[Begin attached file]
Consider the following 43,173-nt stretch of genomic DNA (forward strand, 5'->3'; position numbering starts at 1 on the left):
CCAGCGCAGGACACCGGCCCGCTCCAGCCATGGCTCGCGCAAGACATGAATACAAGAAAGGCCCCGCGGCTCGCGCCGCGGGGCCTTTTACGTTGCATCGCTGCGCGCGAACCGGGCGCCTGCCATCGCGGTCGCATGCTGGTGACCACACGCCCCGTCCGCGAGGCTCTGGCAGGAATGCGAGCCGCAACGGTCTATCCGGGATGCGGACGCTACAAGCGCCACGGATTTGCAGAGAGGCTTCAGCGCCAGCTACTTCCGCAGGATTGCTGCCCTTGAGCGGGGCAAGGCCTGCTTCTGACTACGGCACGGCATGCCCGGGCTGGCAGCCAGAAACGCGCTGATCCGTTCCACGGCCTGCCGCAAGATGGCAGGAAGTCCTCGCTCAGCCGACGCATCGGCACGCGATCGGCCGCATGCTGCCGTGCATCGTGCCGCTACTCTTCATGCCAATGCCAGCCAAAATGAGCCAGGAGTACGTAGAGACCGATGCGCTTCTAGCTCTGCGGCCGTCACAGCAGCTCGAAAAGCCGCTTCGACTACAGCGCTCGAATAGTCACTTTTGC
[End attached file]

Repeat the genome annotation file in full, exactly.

Consider the following 43,173-nt stretch of genomic DNA (forward strand, 5'->3'; position numbering starts at 1 on the left):
CCAGCGCAGGACACCGGCCCGCTCCAGCCATGGCTCGCGCAAGACATGAATACAAGAAAGGCCCCGCGGCTCGCGCCGCGGGGCCTTTTACGTTGCATCGCTGCGCGCGAACCGGGCGCCTGCCATCGCGGTCGCATGCTGGTGACCACACGCCCCGTCCGCGAGGCTCTGGCAGGAATGCGAGCCGCAACGGTCTATCCGGGATGCGGACGCTACAAGCGCCACGGATTTGCAGAGAGGCTTCAGCGCCAGCTACTTCCGCAGGATTGCTGCCCTTGAGCGGGGCAAGGCCTGCTTCTGACTACGGCACGGCATGCCCGGGCTGGCAGCCAGAAACGCGCTGATCCGTTCCACGGCCTGCCGCAAGATGGCAGGAAGTCCTCGCTCAGCCGACGCATCGGCACGCGATCGGCCGCATGCTGCCGTGCATCGTGCCGCTACTCTTCATGCCAATGCCAGCCAAAATGAGCCAGGAGTACGTAGAGACCGATGCGCTTCTAGCTCTGCGGCCGTCACAGCAGCTCGAAAAGCCGCTTCGACTACAGCGCTCGAATAGTCACTTTTGC